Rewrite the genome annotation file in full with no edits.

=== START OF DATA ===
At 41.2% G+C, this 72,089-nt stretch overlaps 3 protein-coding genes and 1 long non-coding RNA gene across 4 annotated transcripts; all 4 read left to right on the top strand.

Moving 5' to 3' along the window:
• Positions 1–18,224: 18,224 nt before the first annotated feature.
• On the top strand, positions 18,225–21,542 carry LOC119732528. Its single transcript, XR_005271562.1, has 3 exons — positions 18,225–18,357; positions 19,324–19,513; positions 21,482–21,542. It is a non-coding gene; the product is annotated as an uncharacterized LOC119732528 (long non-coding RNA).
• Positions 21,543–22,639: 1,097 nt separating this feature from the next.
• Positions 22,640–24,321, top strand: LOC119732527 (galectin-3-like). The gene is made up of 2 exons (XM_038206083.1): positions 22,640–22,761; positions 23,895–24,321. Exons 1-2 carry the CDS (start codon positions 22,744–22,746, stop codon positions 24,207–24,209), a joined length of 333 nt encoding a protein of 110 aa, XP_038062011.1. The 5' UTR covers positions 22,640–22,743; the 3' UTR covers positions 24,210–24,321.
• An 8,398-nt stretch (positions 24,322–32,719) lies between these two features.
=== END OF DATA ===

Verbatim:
At 41.2% G+C, this 72,089-nt stretch overlaps 3 protein-coding genes and 1 long non-coding RNA gene across 4 annotated transcripts; all 4 read left to right on the top strand.

Moving 5' to 3' along the window:
• Positions 1–18,224: 18,224 nt before the first annotated feature.
• On the top strand, positions 18,225–21,542 carry LOC119732528. Its single transcript, XR_005271562.1, has 3 exons — positions 18,225–18,357; positions 19,324–19,513; positions 21,482–21,542. It is a non-coding gene; the product is annotated as an uncharacterized LOC119732528 (long non-coding RNA).
• Positions 21,543–22,639: 1,097 nt separating this feature from the next.
• Positions 22,640–24,321, top strand: LOC119732527 (galectin-3-like). The gene is made up of 2 exons (XM_038206083.1): positions 22,640–22,761; positions 23,895–24,321. Exons 1-2 carry the CDS (start codon positions 22,744–22,746, stop codon positions 24,207–24,209), a joined length of 333 nt encoding a protein of 110 aa, XP_038062011.1. The 5' UTR covers positions 22,640–22,743; the 3' UTR covers positions 24,210–24,321.
• An 8,398-nt stretch (positions 24,322–32,719) lies between these two features.